As my frustration continued to mount I took to Google, searching for any edge cases for why people cramp. I noticed a number of people taking Tums for cramp relief, citing the calcium in it providing them instant relief. I felt wholly uncomfortable taking a medication for heart burn casually, even if it was over the counter but I thought there might be something to me having calcium deficiency. I have been eating a mostly Paleo diet for about 8 months now and calling it low in calcium would be an understatement. I went to GNC and got some calcium supplements and started to take them. I was hoping for a miracle turn around but early on it seemed like they made no difference. About 2 weeks into taking them I completed a 55 mile ride with a substantial climb and did not cramp out. I started to get more daring with mixed results. I decided I should mix leg weight lifting into the mix to try to build endurance as well. Slowly with the combination of riding, weight lifting and supplements I’ve gotten to a point where I feel good. I still get cramps and I’m not sure what the solution is but I’m excited about thinking through the problem and fixing it.

I’ve had many frustrated days and nights working on and thinking about my legs. I’ve eased off riding a bit and I want to talk to another doctor about it soon. What I learned most from this experience is how much I love cycling and my resolve to continue to try surprised me. Not everything is going to be easy, but the lessons learned from hardships will help carry me through my next challenge.

Next Career Steps

Ever since I first entered BYU campus in January 2009 I’ve had a strange relationship with Utah. I love the outdoors, I love my family and I love how affordable it is to live here. I love waking up on a 70 degree morning and riding my bike into the canyons, clearing my mind and challenging my body. I love paying $9 to golf 9 holes and I love living in a modern apartment at an affordable price. I have an equally long list of things I don’t like about Utah and I’ve wanted to see a different part of the country and live in a new place with new challenges for some time now. These are the thoughts that bounced around my mind as I searched for a new job this summer. Not only did I want a place that offered challenging work in a fun environment but in a place I enjoyed living.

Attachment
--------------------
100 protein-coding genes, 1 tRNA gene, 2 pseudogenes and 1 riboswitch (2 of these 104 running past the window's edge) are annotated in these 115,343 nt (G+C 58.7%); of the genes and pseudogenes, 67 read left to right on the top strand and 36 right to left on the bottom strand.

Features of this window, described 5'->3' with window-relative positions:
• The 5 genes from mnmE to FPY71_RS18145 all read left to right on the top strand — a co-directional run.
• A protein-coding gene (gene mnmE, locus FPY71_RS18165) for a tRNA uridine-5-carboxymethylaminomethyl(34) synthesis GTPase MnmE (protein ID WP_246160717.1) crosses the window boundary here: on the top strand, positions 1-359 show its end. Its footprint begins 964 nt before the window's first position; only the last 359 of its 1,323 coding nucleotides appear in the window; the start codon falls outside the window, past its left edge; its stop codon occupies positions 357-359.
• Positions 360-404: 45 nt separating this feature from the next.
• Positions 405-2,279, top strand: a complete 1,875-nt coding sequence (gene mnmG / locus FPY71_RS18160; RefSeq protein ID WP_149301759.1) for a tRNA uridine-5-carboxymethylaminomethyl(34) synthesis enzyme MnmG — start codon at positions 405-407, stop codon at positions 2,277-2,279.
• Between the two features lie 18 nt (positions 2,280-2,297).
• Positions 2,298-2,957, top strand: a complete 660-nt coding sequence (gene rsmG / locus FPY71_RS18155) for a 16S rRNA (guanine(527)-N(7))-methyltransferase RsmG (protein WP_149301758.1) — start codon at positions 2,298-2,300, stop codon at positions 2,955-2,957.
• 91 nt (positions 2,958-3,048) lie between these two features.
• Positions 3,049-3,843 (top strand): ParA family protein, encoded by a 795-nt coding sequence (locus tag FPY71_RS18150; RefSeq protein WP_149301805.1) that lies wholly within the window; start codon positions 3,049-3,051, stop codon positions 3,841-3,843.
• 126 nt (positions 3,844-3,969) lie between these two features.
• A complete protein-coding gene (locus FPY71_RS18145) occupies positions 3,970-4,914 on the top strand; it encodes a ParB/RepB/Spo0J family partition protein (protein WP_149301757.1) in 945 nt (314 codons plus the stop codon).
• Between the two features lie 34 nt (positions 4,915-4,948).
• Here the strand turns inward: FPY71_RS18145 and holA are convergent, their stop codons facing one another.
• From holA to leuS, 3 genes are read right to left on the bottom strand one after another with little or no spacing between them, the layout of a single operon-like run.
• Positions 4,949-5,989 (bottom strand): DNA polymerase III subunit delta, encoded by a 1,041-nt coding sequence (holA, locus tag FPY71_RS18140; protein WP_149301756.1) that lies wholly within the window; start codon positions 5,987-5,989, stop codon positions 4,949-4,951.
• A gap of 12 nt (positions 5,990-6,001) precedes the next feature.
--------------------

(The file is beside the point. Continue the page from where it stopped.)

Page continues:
My job search was brutal when I’m completely honest with myself. Every time I had an offer(s), I ended up with pro and cons lists that were infinitely long and ended up talking myself in and out of every scenario. This was all compounded by personal and family events taking place, making the decision even tougher. Ultimately, one place/position made sense and so I’ll be working at Adobe as an Analyst on the Digital Index team starting next week. I’m excited to utilize my skills in development and statistics and to work with great data set and tools. This also means I get to stay in Utah, continue to ride my bike and continue to play golf poorly.

I have a few other things going on that are career oriented, but I’ll save those for another post. Thanks for all those who helped in this journey.